All Hands in the Corporate Cookie Jar
Brenda Wright, Director of Democracy Program at Demos, has posted some insights at the American Constitution Society’s blog on the big campaign finance case, Citizens United v. Federal Elections Commission, to be argued before the Supreme Court tomorrow. Here’s her take:
Overruling those cases would mean that corporate political spending no longer needs to be funded by voluntary, intentional donations from shareholders or officers who actually support the corporation’s political activity, but instead could come directly from the corporate general treasury.
If the Court takes that step, perhaps it should do so by making an announcement in the style of Justice Antonin Scalia’s dissent in Austin: “Attention all corporate executives in America: as partial thanks for the economic meltdown the country has just experienced, please roll up your sleeve, put your hand in the corporate treasury and pull out as much as you like for political spending on behalf of your favorite candidates.” After all, what could possibly go wrong from putting corporations in charge of politics?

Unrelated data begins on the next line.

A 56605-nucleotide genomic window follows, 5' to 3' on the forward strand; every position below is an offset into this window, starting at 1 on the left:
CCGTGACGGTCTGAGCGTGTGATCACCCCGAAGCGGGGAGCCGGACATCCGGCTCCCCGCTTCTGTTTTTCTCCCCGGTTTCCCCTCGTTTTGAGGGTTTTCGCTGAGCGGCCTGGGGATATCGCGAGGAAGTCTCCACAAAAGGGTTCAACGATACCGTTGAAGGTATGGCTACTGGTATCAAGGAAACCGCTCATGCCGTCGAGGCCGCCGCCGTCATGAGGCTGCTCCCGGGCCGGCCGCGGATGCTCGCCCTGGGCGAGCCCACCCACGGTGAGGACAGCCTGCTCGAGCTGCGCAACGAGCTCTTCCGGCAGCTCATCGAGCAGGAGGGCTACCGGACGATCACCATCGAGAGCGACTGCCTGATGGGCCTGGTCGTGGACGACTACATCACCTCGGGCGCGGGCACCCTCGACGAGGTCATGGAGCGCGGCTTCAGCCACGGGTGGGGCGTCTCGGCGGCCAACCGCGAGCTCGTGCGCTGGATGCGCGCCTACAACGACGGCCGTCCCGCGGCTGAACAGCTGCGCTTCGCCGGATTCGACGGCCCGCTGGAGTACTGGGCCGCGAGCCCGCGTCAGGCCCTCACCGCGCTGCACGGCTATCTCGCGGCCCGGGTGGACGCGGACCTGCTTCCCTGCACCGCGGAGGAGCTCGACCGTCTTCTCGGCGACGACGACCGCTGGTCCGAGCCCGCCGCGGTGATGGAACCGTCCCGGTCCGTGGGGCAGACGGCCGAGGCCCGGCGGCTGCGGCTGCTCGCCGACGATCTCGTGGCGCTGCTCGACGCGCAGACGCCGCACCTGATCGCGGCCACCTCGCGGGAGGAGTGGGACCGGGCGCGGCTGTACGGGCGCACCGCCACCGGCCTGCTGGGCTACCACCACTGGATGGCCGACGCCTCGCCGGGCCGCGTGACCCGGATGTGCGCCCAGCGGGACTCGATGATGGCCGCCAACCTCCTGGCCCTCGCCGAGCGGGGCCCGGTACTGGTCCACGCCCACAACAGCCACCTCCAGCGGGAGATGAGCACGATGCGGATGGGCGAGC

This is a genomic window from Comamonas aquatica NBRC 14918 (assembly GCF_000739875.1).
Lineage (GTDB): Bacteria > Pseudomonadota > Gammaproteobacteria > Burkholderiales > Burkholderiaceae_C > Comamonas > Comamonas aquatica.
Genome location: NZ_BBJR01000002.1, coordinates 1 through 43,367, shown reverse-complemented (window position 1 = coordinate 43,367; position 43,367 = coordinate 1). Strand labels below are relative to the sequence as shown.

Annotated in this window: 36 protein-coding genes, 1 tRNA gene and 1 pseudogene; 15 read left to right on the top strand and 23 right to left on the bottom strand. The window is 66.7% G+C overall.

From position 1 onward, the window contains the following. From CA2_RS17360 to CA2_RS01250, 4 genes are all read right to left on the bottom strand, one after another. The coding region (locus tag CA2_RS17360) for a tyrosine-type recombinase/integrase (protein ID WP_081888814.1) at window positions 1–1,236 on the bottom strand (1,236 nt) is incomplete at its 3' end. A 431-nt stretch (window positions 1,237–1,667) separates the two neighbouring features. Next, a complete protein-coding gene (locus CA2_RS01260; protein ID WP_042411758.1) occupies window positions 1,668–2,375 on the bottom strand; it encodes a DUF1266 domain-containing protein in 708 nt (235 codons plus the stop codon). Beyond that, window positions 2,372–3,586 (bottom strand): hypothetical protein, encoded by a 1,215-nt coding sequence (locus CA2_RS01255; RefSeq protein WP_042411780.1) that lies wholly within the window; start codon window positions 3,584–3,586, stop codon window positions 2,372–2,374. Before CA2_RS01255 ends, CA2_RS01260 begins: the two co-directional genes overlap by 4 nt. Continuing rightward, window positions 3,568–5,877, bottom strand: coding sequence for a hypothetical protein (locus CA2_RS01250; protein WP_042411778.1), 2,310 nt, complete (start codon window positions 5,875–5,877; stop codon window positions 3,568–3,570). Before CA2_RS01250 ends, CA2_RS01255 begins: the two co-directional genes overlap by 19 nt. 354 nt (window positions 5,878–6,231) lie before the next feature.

“Market constraints” will not somehow prevent any negative consequences of unlimited corporate spending in politics, as some conservatives argue, says Wright. She points to the exponential growth in “soft money” contributions to political parties by corporations and unions between 1984 and 2000, increasing almost five-fold, from 5 percent to 42 percent of political party spending.
She adds ominously:
The general treasury funds of large corporations entirely dwarf the existing resources available for political expenditures, and thus will provide a virtually irresistible target for political actors clawing for advantage in federal elections.